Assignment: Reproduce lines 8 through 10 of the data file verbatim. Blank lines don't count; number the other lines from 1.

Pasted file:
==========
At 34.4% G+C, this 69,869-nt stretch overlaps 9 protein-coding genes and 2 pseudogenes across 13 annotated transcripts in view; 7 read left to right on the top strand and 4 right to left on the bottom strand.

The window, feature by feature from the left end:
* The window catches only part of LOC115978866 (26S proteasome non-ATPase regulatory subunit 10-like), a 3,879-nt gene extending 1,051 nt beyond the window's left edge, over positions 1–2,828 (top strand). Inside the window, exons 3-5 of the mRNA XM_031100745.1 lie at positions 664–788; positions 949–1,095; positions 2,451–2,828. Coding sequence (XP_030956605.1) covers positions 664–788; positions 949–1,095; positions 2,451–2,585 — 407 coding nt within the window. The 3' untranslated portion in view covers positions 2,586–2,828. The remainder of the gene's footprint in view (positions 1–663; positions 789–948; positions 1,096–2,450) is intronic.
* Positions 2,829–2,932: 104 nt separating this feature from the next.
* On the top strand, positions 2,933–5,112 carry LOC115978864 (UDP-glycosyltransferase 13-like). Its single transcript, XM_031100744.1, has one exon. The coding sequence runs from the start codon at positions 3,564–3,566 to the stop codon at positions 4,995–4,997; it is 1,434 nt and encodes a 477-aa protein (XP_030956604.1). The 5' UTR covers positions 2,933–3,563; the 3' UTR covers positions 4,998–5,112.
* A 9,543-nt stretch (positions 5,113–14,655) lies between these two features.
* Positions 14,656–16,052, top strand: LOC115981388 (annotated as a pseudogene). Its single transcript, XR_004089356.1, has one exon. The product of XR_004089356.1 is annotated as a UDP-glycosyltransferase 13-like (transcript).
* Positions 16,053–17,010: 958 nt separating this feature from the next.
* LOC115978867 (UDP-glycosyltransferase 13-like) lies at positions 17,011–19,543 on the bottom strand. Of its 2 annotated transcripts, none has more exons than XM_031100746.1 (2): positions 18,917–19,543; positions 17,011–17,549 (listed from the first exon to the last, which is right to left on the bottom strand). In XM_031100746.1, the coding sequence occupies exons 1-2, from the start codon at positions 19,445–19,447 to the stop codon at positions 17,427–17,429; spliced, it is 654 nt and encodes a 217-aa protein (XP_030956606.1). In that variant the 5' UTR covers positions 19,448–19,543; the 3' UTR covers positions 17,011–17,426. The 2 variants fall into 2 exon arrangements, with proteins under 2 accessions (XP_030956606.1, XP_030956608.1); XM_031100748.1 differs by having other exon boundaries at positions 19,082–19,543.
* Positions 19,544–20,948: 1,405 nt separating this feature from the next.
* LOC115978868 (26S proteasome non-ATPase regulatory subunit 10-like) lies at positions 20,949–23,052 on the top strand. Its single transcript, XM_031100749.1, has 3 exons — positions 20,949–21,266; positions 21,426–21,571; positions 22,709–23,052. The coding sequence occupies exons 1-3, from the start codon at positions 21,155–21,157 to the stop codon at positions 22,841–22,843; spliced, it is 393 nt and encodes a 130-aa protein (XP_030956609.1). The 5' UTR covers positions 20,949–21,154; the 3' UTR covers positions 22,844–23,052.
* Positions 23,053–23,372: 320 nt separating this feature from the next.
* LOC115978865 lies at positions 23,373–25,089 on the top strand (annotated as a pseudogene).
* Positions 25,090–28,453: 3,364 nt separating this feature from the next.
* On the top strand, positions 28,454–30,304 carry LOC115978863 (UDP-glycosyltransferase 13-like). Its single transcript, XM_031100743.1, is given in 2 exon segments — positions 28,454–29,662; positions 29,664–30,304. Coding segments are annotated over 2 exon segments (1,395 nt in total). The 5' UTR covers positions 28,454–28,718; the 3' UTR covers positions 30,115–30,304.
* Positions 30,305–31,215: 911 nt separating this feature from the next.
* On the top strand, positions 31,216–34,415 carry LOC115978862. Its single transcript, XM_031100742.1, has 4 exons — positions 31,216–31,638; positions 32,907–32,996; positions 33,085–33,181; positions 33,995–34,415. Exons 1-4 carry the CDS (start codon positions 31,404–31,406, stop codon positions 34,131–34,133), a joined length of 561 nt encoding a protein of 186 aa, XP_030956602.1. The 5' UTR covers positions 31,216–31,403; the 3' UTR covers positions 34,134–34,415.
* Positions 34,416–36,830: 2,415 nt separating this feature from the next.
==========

* Positions 16,053–17,010: 958 nt separating this feature from the next.
* LOC115978867 (UDP-glycosyltransferase 13-like) lies at positions 17,011–19,543 on the bottom strand. Of its 2 annotated transcripts, none has more exons than XM_031100746.1 (2): positions 18,917–19,543; positions 17,011–17,549 (listed from the first exon to the last, which is right to left on the bottom strand). In XM_031100746.1, the coding sequence occupies exons 1-2, from the start codon at positions 19,445–19,447 to the stop codon at positions 17,427–17,429; spliced, it is 654 nt and encodes a 217-aa protein (XP_030956606.1). In that variant the 5' UTR covers positions 19,448–19,543; the 3' UTR covers positions 17,011–17,426. The 2 variants fall into 2 exon arrangements, with proteins under 2 accessions (XP_030956606.1, XP_030956608.1); XM_031100748.1 differs by having other exon boundaries at positions 19,082–19,543.
* Positions 19,544–20,948: 1,405 nt separating this feature from the next.